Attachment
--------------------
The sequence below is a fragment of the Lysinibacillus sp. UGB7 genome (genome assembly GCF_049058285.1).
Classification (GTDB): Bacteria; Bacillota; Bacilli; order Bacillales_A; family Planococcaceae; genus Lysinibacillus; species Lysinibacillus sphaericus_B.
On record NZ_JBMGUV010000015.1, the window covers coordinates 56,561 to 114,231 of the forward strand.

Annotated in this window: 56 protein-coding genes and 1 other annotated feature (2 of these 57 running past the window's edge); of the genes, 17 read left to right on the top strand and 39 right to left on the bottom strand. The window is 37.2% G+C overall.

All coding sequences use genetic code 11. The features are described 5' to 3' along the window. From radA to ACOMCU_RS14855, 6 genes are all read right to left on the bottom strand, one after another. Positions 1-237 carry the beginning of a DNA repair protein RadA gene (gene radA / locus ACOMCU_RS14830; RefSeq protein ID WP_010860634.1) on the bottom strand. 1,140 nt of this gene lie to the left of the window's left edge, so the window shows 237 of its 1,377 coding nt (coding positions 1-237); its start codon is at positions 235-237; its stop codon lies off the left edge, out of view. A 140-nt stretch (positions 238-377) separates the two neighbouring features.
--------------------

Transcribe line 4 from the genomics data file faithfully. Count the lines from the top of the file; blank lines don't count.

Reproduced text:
Annotated in this window: 56 protein-coding genes and 1 other annotated feature (2 of these 57 running past the window's edge); of the genes, 17 read left to right on the top strand and 39 right to left on the bottom strand. The window is 37.2% G+C overall.